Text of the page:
Frank Sinatra – Songs For Swingin’ Lovers! (1956)

Before The Beatles, rock and roll had a mild introduction into the world of music. Jazz was still the main form of music listened to at this time. Frank Sinatra had a career turnaround with his album released in 1955 In The Wee Small Hours. It was a great record, and paved the way for future classics done by “old blue eyes”.

This is completely different from the album released the year before. Instead of laments about love lost, we find ourselves swinging to happy, positive songs about being in love with someone special. It’s definitely a different listen, so here we go.

We kick off with the upbeat You Make Me Feel So Young referring to the youthful love experience at hand. It alludes to childhood delights and the wonderful feeling of bliss involved. This album sounds great from the word go, it’s a lovely piece.

The next piece, It Happened In Monterey refers to a love that was magical met long ago in Mexico. Now, this piece of music does seem lyrically melancholic, but musically is anything but. Frank Sinatra seems happy about it all, and it is a great listen. Obviously, he misses the lady in question. But it’s a well orchestrated piece here for sure.

You’re Getting To Be A Habit With Me refers to a love that never dies, and in fact, intensifies over time. Could one these days make a successful pop song like this? Doubtfully so. It refers to the habit of love needed “as regularly as coffee or tea”. Nice stuff here.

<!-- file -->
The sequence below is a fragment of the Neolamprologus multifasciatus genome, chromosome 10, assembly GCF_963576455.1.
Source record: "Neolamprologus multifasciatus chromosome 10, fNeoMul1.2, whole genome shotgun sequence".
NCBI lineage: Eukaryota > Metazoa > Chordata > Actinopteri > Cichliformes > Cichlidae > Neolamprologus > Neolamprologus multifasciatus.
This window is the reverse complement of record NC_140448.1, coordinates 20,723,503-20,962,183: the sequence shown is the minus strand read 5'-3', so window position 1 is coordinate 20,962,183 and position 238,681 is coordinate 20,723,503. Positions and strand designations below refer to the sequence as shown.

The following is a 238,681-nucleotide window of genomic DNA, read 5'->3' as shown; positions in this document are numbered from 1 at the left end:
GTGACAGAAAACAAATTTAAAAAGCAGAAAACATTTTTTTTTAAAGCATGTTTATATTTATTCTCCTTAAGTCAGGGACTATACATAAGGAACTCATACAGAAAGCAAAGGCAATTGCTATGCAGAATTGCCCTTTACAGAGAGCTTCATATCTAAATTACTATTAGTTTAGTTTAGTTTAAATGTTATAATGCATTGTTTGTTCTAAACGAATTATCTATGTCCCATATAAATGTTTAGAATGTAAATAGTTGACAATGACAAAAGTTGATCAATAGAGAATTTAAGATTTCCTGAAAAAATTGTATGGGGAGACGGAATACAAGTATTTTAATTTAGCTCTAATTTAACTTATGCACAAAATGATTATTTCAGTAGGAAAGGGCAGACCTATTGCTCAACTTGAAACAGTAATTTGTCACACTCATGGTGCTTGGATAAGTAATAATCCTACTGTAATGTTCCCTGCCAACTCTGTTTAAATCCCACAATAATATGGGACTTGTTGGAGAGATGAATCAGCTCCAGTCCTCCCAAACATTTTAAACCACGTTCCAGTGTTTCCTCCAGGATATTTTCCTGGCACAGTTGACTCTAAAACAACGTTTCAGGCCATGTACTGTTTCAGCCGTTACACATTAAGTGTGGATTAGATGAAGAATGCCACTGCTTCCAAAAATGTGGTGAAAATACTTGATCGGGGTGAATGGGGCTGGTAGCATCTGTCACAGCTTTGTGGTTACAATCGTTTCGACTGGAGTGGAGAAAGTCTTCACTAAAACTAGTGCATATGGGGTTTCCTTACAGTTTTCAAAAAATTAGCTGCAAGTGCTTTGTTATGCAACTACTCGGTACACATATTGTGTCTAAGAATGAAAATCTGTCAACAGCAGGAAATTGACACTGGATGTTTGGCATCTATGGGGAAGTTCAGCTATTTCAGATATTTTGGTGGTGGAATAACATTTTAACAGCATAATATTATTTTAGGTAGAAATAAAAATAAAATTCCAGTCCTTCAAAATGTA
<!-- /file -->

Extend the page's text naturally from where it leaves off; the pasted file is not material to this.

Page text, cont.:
You Brought A New Kind Of Love To Me is really inspired. It’s so classy sounding, and outright great listening that one is tempted to fall in love with the music here. Better than most contemporary artists out there today, and that is saying something right here. It sounds sort of suspenseful too.

The next song, Too Marvelous For Words is a very lovely piece devoted to a direct love in one’s life. It still sounds upbeat and positive that it lifts the mood up high in a positive way. It refers to Webster’s Dictionary and birds as well. A great listen.

After that, we have the wonderfully sung Old Devil Moon referring to a look in a partner’s eyes on a great night out together. Lyrically, it is just so good here. Suitable music for any modest dinner party with friends at home, this album is.

Pennies From Heaven refers to a dream like state of thinking where coins fall out of the sky. Perhaps Syd Barrett got his ideas from these sorts of lyrics? Maybe, maybe not. It’s another really great sounding tune though. Thoroughly enjoyable.

Love Is Here To Stay is a lovely piece about eternal love and feeling good about it. These days, people are lucky to survive a marriage longer than 2-3 years. But this is a blissful song. No questions asked. The music here is quality, not quantity.

The next piece is the now classic tune I’ve Got You Under My Skin. It’s one of the most famous songs from Frank Sinatra ever. Why is this so? It’s a great performance, period. Frank Sinatra sings along very well here, a must listen. The suspense and instrumentation here is terrific.